“Padmavati”, in a sense, is a neighbourhood story. My village, Mustafabad, happens to be in Rae Bareli, which embraces numerous Chishtiya Sufi shrines or places where the saints spent some time, including Khwaja Ashraf Jehangir Semnani, the saint Malik Mohammad Jaisi, the author of “Padmavat”, was devoted to. Jaisi would faint at the controversy surrounding his masterpiece. From nearby Salon, Naeem Ata Shah in his flowing orange robes and headgear, often visited Mustafabad. Jaisi, who preceded Tulsidas, in the list of great poets of Awadhi, was an endless source of quotations. So was Tulsidas, whose correspondence with emperor Akbar’s premier courtier, Abdul Rahim Khan e Khana, on meter and structure of poetry, one heard about later and which is something one would have expected more scholarship on.
To a most unexpected source I owed my acquaintance with the fact that Rahim, known for his dohas, wrote devotional poetry on Lord Rama in Sanskrit. The source happened to be Vishnu Kant Shastri, former Vice Chancellor of Banaras Hindu University. It always puzzled me how a man of such catholic interests — knew Jaisi as well as Akbar Allahabadi backwards — had actually emerged from the Rashtriya Swayamsevak Sangh (RSS) stable.
If Jaisi’s flight of fancy can create so much mayhem, I shudder to contemplate the fate of the 1960 classic, Mughal-e-Azam, in a similar circumstance. By today’s yardstick, that was the original, unadulterated case of “Love Jihad”. In fact the settled conventional wisdom in the 1960s conceded Akbar victory at Haldighati.
The national mood today has reversed the outcome of that battle in favour of Maharana Pratap. There have been suggestions that New Delhi’s Akbar Road be renamed “Maharana Pratap Road”. In other words, revenge with retrospective effect is in order. To give this trend a more contemporary twist, the Vishwa Hindu Parishad has demanded that a FIR be lodged against Mulayam Singh Yadav for ordering the police to fire on ‘kar sewaks’ in 1990.
In that framework, it can be argued that producer K. Asif glorified Akbar’s Love Jihad. For that unforgivable guilt, copies of the film must be consigned to the flames by way of historical revenge. Dilip Kumar, who played Prince Salim, is unwell; otherwise he could have been brought into focus of public ire with great effectiveness on the eve of key elections with a singular purpose — polarise the poll.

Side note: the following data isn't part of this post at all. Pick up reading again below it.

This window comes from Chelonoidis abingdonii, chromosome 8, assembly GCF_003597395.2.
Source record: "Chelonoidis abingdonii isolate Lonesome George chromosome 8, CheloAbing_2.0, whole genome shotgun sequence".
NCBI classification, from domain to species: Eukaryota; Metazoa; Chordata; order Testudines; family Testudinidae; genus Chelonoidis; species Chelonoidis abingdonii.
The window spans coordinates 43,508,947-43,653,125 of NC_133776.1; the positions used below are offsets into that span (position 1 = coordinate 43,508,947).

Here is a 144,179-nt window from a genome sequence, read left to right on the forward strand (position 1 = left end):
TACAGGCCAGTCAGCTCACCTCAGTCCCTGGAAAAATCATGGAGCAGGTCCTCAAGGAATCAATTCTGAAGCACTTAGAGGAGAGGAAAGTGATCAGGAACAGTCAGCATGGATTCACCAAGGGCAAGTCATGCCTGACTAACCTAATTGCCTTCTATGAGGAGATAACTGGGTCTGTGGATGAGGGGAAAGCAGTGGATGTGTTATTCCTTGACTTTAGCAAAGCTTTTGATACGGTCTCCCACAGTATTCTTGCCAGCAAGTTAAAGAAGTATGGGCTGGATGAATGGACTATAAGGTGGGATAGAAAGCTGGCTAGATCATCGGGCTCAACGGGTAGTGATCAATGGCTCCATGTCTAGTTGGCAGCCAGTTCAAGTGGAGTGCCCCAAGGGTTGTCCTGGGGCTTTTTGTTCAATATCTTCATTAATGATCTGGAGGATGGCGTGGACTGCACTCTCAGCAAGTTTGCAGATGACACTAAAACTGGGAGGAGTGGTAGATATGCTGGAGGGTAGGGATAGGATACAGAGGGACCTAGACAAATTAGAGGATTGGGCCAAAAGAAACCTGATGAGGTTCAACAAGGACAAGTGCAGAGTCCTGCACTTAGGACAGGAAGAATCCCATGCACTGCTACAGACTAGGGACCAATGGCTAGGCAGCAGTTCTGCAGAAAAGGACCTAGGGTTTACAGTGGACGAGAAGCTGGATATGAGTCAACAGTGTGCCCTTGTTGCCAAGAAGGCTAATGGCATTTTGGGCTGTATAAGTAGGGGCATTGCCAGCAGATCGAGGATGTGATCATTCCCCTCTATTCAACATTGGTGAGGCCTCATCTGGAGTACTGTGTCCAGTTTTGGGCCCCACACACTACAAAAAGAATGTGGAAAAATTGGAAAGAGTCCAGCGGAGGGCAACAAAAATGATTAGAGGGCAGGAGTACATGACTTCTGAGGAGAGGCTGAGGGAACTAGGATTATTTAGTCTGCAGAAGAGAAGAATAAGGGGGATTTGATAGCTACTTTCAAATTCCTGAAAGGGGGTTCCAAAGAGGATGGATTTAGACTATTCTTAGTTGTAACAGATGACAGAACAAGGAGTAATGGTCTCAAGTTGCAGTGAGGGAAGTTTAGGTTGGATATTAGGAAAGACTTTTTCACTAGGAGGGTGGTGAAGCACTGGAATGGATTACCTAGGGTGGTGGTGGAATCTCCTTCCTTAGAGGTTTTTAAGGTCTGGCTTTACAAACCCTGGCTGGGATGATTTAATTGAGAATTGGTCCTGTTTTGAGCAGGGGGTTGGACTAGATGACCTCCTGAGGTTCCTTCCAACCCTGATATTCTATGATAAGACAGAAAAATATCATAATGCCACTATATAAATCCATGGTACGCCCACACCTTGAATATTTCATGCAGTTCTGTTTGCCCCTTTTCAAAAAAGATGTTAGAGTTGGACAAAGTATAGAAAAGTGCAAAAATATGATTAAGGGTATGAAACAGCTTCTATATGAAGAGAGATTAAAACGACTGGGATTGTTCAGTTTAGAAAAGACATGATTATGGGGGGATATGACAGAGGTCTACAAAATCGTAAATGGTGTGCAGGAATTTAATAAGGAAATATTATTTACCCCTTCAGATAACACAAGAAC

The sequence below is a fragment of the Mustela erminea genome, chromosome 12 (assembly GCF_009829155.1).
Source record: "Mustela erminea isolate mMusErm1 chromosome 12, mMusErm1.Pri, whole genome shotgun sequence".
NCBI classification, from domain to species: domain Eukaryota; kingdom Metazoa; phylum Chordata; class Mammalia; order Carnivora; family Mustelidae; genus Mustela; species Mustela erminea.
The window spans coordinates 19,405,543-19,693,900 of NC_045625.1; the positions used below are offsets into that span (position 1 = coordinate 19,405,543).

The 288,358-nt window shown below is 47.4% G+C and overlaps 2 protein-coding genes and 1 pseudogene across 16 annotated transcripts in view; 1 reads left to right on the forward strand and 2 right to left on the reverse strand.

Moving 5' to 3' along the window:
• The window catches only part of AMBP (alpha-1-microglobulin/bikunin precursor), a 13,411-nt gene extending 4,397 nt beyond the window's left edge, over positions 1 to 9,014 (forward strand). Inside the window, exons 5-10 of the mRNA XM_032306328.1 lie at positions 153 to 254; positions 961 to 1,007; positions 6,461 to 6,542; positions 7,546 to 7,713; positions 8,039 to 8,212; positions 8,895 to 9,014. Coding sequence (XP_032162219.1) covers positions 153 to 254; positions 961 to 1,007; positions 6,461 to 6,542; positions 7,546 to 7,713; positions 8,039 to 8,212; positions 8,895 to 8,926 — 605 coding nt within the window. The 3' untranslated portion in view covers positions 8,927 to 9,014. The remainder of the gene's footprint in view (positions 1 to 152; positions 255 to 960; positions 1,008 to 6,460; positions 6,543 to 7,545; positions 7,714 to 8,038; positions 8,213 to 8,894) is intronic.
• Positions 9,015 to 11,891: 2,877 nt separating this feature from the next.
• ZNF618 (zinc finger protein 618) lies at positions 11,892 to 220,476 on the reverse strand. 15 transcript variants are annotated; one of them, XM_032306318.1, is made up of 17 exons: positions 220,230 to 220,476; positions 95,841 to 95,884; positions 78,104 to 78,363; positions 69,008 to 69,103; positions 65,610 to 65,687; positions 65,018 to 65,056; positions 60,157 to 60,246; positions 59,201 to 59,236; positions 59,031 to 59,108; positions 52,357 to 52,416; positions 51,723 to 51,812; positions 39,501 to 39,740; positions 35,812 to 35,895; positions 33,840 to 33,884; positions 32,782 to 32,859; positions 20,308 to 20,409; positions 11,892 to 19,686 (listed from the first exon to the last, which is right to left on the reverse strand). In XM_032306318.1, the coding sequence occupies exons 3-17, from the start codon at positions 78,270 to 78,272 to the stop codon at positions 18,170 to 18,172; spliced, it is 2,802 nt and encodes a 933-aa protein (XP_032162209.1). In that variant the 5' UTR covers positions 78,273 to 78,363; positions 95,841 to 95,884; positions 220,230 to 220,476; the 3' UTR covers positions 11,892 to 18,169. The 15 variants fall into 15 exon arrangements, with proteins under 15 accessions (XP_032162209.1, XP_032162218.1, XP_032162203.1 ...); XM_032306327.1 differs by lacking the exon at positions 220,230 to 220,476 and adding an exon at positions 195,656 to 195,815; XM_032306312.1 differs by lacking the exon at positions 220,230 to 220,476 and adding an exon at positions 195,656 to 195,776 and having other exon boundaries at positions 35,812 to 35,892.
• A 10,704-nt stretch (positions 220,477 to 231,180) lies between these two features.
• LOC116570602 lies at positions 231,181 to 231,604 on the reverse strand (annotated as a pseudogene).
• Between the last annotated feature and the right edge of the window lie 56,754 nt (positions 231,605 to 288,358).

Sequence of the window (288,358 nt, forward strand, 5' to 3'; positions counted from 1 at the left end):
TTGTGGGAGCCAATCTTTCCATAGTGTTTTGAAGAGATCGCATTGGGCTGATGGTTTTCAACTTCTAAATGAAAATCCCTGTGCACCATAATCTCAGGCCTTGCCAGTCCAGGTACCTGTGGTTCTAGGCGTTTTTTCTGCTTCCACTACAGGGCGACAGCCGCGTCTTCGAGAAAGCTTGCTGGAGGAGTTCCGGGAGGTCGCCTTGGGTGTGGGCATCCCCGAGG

At a time when logic has been crowded out by a rush of non sequitur, some pundits have attempted common sense. It will not work.
The new cultural brigade destroyed the grave of Wali Dakhni who showered adoration on this land with such verses as:
“Koocha e yaar ain Kashi hai
Jogiya dil wahaan ka baasi hain.”
(The lane where my beloved lives is like holy Varanasi;
The yogi of my heart has made it his dwelling place.)
The sentiments the poet represents did not deter the vandals seething with anger against past historical injustices.
Never will the bandish “Munmohan Braj ke rasiya” in Raag Paraj, steeped in Krishna lore, be sung better than by Ustad Faiyyaz Khan. They tried to desecrate his grave in Vadodara, regardless.
Rasoolan Bai’s plaintive appeals to Rama, in so many of her songs, did not protect her house from being gutted during the 1969 Gujarat riots. It did not matter that the Congress was in power then. What is being tapped into is something which gained a lease of life after Partition and which invites instant, angry, passionate response at the street level.
In his very first speech in Parliament after the 2014 elections, this was precisely the nerve Narendra Modi touched: “The nation has to recover from the subjugation of 1,200 years”. This is what differentiates the present government from previous regimes. Congressmen may have privately believed in “1,200 years of subjugation”, but they considered it tactically proper to speak only of the British as foreigners.
Let us, meanwhile, revert to Jaisi’s purpose in Padmavati. The sentiment is common in Western poetry too. The “desire of the moth for the star, of the night for the morrow. The devotion to something afar from the sphere of our sorrow.”
Shelley’s lines are an ultra simplified version of the interplay between love and beauty which Jaisi is delineating. Padmini and Khalji are secular symbols of Jaisi’s elaboration of the theme on an epic scale.
Keat’s “Beauty is truth, truth beauty, that is all ye know on earth and all ye need to know” can also be tossed in to simplify communicating Jaisi.
Maulana Hasrat Mohani communicates the mood thus:
“Maslak I Ishq hai parastish e husn
Hum naheen jaante azaab-o-sawab.”
(Love’s purpose is adoration of beauty.
Gains and losses I do not measure.)
Should the ever-expanding tribe of the new cultural warriors run out of ideas, here are some on offer, gratis. They should denigrate with retrospective effect those Muslims who dared to take liberties with Hindu Gods. Remember, how India’s greatest modern painter, Maqbool Fida Husain, was exiled for his supreme guilt: Excessive adoration of Goddesses. His “adoration” was considered lewd by the protectors of culture and faith.
Well, in like fashion, Maulana Hasrat Mohani deserves to be shamed retrospectively. He wrote a great deal about Krishna in Urdu, but in his Bhasha or Braj verses he takes liberties:
“Mose ched karat Nandlal”
(Krishna teases me all the time)
“hum hoon jo dei liptai ke Hasrat
Saari yeh chalbal nikaal”
(One day I shall embrace him tight and squeeze out all his mischief)
“Squeeze out”, in a tight embrace, has erotic connotations which should be unacceptable to the new cultural brigade.